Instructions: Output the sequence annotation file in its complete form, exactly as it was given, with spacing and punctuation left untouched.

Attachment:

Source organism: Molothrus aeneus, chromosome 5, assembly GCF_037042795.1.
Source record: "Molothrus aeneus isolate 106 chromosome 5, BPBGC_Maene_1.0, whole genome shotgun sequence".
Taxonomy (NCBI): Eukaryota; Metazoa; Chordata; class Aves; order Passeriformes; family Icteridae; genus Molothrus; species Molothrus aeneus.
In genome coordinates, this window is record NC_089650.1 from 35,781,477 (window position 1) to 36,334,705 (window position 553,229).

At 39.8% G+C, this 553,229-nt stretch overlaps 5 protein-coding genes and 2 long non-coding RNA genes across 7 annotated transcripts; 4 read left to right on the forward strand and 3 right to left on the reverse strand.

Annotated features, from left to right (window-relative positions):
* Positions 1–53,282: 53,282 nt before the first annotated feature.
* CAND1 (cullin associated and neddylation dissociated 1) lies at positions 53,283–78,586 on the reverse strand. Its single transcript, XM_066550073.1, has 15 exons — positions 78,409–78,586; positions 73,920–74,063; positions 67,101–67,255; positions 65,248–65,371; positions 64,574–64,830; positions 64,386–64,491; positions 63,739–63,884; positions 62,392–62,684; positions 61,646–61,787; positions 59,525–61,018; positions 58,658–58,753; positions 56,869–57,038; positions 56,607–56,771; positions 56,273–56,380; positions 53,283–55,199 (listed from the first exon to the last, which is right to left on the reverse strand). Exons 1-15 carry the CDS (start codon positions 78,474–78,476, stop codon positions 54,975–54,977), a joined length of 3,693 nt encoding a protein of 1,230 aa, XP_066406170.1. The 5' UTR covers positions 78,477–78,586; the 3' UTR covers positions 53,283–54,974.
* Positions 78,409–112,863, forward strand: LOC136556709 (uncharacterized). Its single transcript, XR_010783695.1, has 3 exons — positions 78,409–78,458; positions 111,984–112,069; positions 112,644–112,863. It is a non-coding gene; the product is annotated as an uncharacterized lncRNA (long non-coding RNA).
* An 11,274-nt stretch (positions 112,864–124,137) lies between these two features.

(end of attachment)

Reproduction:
Source organism: Molothrus aeneus, chromosome 5, assembly GCF_037042795.1.
Source record: "Molothrus aeneus isolate 106 chromosome 5, BPBGC_Maene_1.0, whole genome shotgun sequence".
Taxonomy (NCBI): Eukaryota; Metazoa; Chordata; class Aves; order Passeriformes; family Icteridae; genus Molothrus; species Molothrus aeneus.
In genome coordinates, this window is record NC_089650.1 from 35,781,477 (window position 1) to 36,334,705 (window position 553,229).

At 39.8% G+C, this 553,229-nt stretch overlaps 5 protein-coding genes and 2 long non-coding RNA genes across 7 annotated transcripts; 4 read left to right on the forward strand and 3 right to left on the reverse strand.

Annotated features, from left to right (window-relative positions):
* Positions 1–53,282: 53,282 nt before the first annotated feature.
* CAND1 (cullin associated and neddylation dissociated 1) lies at positions 53,283–78,586 on the reverse strand. Its single transcript, XM_066550073.1, has 15 exons — positions 78,409–78,586; positions 73,920–74,063; positions 67,101–67,255; positions 65,248–65,371; positions 64,574–64,830; positions 64,386–64,491; positions 63,739–63,884; positions 62,392–62,684; positions 61,646–61,787; positions 59,525–61,018; positions 58,658–58,753; positions 56,869–57,038; positions 56,607–56,771; positions 56,273–56,380; positions 53,283–55,199 (listed from the first exon to the last, which is right to left on the reverse strand). Exons 1-15 carry the CDS (start codon positions 78,474–78,476, stop codon positions 54,975–54,977), a joined length of 3,693 nt encoding a protein of 1,230 aa, XP_066406170.1. The 5' UTR covers positions 78,477–78,586; the 3' UTR covers positions 53,283–54,974.
* Positions 78,409–112,863, forward strand: LOC136556709 (uncharacterized). Its single transcript, XR_010783695.1, has 3 exons — positions 78,409–78,458; positions 111,984–112,069; positions 112,644–112,863. It is a non-coding gene; the product is annotated as an uncharacterized lncRNA (long non-coding RNA).
* An 11,274-nt stretch (positions 112,864–124,137) lies between these two features.